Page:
State buys property to expand Portland container terminal
PORTLAND — Expansion of the International Marine Terminal on Commercial Street could begin this summer after the state purchased adjacent land and rail lines.
Maine Department of Transportation spokesman Ted Talbot confirmed Monday the department finalized the purchase of about 15 acres from Pan Am Railways.
Talbot did not have information on the purchase price, but said the acreage along West Commercial Street to Cassidy Point will allow the state to link the terminal by rail to the rest of the state and region.
But the state and neighboring landowner Phineas Sprague Jr. have not settled on a price for Sprague's 18 acres, which are central to the terminal expansion. The state has already said it will take the property through eminent domain if necessary.
Sprague, a supporter of the terminal expansion, said he is still looking for a fair deal. "This is a normal process, a well-established process, and it is brutal,” he said.
The terminal is principally used by Icelandic shipper Eimskip for its container business.
Sprague owns Portland Yacht Services and had anticipated building a new boat yard on land where the state wants to build office and storage space, pier fill-ins and rail lines to accommodate rail traffic for containers. The $5 million expansion will be funded by $100 million of highway bonds approved by voters in November 2013.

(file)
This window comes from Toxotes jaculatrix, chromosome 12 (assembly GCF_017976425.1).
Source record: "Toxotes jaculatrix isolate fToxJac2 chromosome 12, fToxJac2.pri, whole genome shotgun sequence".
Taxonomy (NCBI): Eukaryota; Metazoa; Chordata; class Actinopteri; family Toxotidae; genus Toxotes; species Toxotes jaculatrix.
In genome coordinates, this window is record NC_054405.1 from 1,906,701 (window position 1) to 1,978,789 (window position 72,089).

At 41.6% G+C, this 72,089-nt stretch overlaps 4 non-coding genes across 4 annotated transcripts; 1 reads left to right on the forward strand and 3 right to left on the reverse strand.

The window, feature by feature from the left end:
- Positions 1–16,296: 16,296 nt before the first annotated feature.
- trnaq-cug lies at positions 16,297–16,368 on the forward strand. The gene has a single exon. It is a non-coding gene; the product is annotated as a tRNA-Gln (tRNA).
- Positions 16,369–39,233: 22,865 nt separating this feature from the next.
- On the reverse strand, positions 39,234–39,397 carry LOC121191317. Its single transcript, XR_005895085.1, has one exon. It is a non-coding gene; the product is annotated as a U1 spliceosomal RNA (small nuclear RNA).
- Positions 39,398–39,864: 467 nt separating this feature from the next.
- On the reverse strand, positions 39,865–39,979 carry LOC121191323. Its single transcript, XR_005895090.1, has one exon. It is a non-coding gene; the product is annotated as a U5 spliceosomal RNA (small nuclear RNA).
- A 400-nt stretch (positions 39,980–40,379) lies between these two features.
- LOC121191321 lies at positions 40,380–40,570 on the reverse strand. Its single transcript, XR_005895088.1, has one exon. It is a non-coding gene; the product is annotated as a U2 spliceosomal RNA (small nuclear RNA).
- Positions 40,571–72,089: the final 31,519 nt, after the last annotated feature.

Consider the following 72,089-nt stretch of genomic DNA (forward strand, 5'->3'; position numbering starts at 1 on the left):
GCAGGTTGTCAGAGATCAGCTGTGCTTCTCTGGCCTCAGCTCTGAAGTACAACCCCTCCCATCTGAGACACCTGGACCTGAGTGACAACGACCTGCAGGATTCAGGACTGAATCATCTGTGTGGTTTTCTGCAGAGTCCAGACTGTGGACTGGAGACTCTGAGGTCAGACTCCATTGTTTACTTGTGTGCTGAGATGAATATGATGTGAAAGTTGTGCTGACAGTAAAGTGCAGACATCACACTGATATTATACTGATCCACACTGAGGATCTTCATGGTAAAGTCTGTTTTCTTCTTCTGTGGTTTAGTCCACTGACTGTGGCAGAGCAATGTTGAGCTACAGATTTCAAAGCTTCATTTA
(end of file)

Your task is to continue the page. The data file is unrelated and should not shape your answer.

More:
Talbot said the rail line work could be sent out to bid by the end of the this month.
Sprague said he has an agreement with Pan Am to buy about five acres of land bisected by the railroad tracks that were sold to the state. He plans to open the boat yard there, and hopes to have permits in place to begin construction in December.
"It is OK. It is process I understand and I am going to do the best I can,” Sprague said about the expansion and changes to his plans.
Patrick Arnold, director of operations and business development for the Maine Port Authority, which oversees the terminal, said Tuesday the container traffic continues to grow.
Projections for 5,000 containers to pass through the terminal in the first year proved accurate, and Arnold said last spring he was hoping for 6,000 in the second year of Eimskip business.
He anticipates gradual growth at an expanded terminal, as state and regional companies engaged in exports discover the rail-to-terminal link.
"If you really want it to work and you want to get a good return on investment on tax dollars, you have to give it time to work, and you have to put it into the right things," Arnold said.